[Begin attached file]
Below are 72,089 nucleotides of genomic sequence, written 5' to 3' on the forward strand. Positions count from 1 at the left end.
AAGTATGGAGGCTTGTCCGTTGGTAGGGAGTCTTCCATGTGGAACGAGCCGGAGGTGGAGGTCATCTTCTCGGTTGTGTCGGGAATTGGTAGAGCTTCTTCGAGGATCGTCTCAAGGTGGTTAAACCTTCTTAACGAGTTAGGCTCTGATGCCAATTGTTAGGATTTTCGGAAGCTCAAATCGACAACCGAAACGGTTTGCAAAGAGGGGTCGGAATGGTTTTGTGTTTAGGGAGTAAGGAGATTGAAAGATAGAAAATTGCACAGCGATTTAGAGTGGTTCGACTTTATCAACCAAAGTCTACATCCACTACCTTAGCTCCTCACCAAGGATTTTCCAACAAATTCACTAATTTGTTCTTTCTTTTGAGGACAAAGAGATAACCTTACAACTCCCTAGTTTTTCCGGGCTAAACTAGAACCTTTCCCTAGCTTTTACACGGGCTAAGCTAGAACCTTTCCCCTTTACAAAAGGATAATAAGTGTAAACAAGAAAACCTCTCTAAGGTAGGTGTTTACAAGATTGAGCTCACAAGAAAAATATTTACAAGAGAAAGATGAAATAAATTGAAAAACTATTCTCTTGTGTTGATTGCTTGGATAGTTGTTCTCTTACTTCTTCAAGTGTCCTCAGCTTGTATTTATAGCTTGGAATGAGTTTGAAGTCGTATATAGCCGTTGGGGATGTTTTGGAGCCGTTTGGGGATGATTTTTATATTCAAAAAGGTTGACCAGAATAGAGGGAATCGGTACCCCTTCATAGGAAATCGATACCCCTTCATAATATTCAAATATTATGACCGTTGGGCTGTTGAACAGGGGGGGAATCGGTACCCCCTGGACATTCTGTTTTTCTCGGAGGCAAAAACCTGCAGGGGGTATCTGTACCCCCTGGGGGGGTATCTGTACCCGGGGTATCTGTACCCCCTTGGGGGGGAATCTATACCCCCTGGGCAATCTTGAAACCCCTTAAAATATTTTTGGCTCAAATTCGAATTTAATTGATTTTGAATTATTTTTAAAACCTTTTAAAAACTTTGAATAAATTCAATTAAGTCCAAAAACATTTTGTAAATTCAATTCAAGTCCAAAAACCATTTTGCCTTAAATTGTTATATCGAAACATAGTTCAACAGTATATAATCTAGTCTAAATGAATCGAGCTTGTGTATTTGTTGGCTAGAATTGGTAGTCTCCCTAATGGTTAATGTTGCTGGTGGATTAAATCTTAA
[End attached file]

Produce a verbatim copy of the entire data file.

Below are 72,089 nucleotides of genomic sequence, written 5' to 3' on the forward strand. Positions count from 1 at the left end.
AAGTATGGAGGCTTGTCCGTTGGTAGGGAGTCTTCCATGTGGAACGAGCCGGAGGTGGAGGTCATCTTCTCGGTTGTGTCGGGAATTGGTAGAGCTTCTTCGAGGATCGTCTCAAGGTGGTTAAACCTTCTTAACGAGTTAGGCTCTGATGCCAATTGTTAGGATTTTCGGAAGCTCAAATCGACAACCGAAACGGTTTGCAAAGAGGGGTCGGAATGGTTTTGTGTTTAGGGAGTAAGGAGATTGAAAGATAGAAAATTGCACAGCGATTTAGAGTGGTTCGACTTTATCAACCAAAGTCTACATCCACTACCTTAGCTCCTCACCAAGGATTTTCCAACAAATTCACTAATTTGTTCTTTCTTTTGAGGACAAAGAGATAACCTTACAACTCCCTAGTTTTTCCGGGCTAAACTAGAACCTTTCCCTAGCTTTTACACGGGCTAAGCTAGAACCTTTCCCCTTTACAAAAGGATAATAAGTGTAAACAAGAAAACCTCTCTAAGGTAGGTGTTTACAAGATTGAGCTCACAAGAAAAATATTTACAAGAGAAAGATGAAATAAATTGAAAAACTATTCTCTTGTGTTGATTGCTTGGATAGTTGTTCTCTTACTTCTTCAAGTGTCCTCAGCTTGTATTTATAGCTTGGAATGAGTTTGAAGTCGTATATAGCCGTTGGGGATGTTTTGGAGCCGTTTGGGGATGATTTTTATATTCAAAAAGGTTGACCAGAATAGAGGGAATCGGTACCCCTTCATAGGAAATCGATACCCCTTCATAATATTCAAATATTATGACCGTTGGGCTGTTGAACAGGGGGGGAATCGGTACCCCCTGGACATTCTGTTTTTCTCGGAGGCAAAAACCTGCAGGGGGTATCTGTACCCCCTGGGGGGGTATCTGTACCCGGGGTATCTGTACCCCCTTGGGGGGGAATCTATACCCCCTGGGCAATCTTGAAACCCCTTAAAATATTTTTGGCTCAAATTCGAATTTAATTGATTTTGAATTATTTTTAAAACCTTTTAAAAACTTTGAATAAATTCAATTAAGTCCAAAAACATTTTGTAAATTCAATTCAAGTCCAAAAACCATTTTGCCTTAAATTGTTATATCGAAACATAGTTCAACAGTATATAATCTAGTCTAAATGAATCGAGCTTGTGTATTTGTTGGCTAGAATTGGTAGTCTCCCTAATGGTTAATGTTGCTGGTGGATTAAATCTTAA